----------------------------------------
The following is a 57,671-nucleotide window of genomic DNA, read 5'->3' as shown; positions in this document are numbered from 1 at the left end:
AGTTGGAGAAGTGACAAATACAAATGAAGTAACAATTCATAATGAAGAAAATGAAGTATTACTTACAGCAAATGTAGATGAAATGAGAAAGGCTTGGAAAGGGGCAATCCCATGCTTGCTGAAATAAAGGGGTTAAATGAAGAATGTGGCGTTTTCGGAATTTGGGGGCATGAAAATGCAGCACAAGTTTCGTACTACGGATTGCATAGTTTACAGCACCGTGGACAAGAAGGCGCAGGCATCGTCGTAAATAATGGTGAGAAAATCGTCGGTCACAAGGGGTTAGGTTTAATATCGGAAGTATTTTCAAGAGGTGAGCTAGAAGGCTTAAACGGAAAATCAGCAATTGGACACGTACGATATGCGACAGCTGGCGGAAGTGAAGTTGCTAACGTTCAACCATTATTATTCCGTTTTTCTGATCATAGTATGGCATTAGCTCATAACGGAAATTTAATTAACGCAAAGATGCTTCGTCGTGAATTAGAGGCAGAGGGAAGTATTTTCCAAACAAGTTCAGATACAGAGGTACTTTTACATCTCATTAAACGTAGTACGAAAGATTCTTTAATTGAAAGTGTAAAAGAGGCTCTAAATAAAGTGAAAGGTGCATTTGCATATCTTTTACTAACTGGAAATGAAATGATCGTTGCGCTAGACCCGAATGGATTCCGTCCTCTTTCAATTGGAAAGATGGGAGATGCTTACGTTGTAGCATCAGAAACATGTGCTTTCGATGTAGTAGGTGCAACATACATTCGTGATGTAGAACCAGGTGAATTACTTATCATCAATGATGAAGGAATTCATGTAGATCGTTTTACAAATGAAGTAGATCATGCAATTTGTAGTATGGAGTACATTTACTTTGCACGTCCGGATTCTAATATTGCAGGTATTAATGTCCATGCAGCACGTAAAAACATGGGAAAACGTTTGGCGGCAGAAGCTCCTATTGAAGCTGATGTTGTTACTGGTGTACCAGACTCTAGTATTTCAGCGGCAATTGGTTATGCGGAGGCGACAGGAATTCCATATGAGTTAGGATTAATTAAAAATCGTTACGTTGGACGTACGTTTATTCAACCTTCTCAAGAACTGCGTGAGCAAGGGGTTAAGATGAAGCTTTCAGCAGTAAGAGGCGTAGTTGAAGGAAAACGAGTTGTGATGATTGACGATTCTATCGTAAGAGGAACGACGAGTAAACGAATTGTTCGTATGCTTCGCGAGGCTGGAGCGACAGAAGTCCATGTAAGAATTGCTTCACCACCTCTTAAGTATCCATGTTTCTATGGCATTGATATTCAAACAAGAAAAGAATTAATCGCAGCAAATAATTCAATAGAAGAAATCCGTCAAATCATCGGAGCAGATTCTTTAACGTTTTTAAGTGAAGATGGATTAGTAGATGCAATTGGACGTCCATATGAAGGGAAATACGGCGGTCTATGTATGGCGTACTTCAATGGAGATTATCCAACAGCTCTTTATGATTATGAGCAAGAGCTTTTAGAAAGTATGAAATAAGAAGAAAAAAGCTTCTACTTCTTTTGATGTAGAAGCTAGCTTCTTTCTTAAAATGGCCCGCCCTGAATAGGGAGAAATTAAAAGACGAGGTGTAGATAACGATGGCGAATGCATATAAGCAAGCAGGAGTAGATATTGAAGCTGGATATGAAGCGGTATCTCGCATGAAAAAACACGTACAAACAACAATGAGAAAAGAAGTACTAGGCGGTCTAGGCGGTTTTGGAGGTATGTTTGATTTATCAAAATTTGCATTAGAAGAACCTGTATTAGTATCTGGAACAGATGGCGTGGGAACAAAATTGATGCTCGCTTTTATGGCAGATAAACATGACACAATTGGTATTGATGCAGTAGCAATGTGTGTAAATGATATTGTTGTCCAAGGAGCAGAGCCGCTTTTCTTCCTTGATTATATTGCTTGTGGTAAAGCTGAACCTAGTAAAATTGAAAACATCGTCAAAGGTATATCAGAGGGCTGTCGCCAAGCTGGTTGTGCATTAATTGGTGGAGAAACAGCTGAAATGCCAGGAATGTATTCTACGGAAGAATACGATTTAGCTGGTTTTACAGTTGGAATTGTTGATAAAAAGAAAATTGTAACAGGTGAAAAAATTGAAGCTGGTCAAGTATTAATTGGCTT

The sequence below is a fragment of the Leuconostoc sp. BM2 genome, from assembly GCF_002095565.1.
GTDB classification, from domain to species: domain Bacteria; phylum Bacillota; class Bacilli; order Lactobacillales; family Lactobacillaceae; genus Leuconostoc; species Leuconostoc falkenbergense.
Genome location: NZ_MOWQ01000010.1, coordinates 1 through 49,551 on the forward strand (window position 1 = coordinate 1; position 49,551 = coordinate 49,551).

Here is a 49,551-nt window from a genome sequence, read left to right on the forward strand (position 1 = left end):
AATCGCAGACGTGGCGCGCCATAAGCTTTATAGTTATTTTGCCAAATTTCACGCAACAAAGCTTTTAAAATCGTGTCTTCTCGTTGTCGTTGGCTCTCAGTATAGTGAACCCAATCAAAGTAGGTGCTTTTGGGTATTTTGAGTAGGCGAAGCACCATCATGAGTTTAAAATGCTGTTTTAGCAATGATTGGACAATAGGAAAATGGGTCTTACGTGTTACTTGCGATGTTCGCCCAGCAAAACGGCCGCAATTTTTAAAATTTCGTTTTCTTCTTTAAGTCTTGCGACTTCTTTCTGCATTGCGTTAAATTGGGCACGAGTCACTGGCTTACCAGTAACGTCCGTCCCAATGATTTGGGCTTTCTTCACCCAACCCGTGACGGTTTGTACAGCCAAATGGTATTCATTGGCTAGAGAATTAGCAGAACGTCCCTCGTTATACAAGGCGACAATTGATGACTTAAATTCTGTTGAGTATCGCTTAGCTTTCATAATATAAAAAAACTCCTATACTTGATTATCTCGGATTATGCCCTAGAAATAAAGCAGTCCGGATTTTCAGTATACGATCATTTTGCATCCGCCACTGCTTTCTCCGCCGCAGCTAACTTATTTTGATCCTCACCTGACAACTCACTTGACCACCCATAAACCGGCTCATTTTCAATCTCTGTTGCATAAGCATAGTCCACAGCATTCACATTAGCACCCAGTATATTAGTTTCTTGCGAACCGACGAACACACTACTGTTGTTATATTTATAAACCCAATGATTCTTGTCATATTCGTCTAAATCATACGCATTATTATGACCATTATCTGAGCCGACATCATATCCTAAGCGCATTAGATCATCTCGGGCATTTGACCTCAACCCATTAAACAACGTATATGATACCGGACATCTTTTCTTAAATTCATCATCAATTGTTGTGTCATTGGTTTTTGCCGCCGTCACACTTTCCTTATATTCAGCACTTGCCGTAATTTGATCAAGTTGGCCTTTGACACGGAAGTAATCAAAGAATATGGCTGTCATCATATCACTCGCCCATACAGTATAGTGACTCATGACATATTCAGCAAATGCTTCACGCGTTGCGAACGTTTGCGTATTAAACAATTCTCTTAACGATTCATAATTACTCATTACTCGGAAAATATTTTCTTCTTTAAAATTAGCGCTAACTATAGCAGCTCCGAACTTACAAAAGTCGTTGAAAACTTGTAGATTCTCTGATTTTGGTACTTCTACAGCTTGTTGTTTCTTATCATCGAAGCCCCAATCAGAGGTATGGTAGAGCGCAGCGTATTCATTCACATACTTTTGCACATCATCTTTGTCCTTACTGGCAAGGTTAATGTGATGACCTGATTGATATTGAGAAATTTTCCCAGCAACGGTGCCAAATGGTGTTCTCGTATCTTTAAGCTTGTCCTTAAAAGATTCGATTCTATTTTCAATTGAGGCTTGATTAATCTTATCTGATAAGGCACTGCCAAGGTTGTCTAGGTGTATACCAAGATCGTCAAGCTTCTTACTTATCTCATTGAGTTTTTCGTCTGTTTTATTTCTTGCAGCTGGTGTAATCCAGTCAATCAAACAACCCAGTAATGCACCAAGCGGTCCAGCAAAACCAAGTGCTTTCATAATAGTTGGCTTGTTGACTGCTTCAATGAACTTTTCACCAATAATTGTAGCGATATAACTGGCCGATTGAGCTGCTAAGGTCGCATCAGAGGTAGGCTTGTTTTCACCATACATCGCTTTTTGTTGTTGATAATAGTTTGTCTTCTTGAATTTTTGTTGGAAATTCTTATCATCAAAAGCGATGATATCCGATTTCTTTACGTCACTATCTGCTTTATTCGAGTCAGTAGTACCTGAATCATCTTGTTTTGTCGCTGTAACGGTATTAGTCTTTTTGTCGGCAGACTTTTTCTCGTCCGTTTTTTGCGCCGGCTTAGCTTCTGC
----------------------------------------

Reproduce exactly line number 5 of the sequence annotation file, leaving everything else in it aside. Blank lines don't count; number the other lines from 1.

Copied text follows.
Genome location: NZ_MOWQ01000010.1, coordinates 1 through 49,551 on the forward strand (window position 1 = coordinate 1; position 49,551 = coordinate 49,551).